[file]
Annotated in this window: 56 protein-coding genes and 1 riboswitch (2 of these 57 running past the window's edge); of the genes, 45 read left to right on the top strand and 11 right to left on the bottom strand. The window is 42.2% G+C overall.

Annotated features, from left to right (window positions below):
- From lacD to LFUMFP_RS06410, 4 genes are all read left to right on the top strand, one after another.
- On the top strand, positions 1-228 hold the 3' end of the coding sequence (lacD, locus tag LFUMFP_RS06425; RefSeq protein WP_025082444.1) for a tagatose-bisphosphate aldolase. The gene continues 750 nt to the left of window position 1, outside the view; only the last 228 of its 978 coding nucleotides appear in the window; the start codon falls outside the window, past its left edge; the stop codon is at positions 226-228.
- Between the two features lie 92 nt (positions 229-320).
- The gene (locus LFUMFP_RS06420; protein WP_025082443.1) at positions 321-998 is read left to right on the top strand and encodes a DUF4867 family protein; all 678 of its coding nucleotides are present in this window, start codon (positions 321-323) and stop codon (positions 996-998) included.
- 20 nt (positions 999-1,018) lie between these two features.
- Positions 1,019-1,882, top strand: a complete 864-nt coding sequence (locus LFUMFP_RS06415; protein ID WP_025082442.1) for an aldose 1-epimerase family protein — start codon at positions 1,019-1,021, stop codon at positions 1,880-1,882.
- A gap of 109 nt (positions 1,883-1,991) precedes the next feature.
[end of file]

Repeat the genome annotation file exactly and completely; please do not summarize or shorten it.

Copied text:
Annotated in this window: 56 protein-coding genes and 1 riboswitch (2 of these 57 running past the window's edge); of the genes, 45 read left to right on the top strand and 11 right to left on the bottom strand. The window is 42.2% G+C overall.

Annotated features, from left to right (window positions below):
- From lacD to LFUMFP_RS06410, 4 genes are all read left to right on the top strand, one after another.
- On the top strand, positions 1-228 hold the 3' end of the coding sequence (lacD, locus tag LFUMFP_RS06425; RefSeq protein WP_025082444.1) for a tagatose-bisphosphate aldolase. The gene continues 750 nt to the left of window position 1, outside the view; only the last 228 of its 978 coding nucleotides appear in the window; the start codon falls outside the window, past its left edge; the stop codon is at positions 226-228.
- Between the two features lie 92 nt (positions 229-320).
- The gene (locus LFUMFP_RS06420; protein WP_025082443.1) at positions 321-998 is read left to right on the top strand and encodes a DUF4867 family protein; all 678 of its coding nucleotides are present in this window, start codon (positions 321-323) and stop codon (positions 996-998) included.
- 20 nt (positions 999-1,018) lie between these two features.
- Positions 1,019-1,882, top strand: a complete 864-nt coding sequence (locus LFUMFP_RS06415; protein ID WP_025082442.1) for an aldose 1-epimerase family protein — start codon at positions 1,019-1,021, stop codon at positions 1,880-1,882.
- A gap of 109 nt (positions 1,883-1,991) precedes the next feature.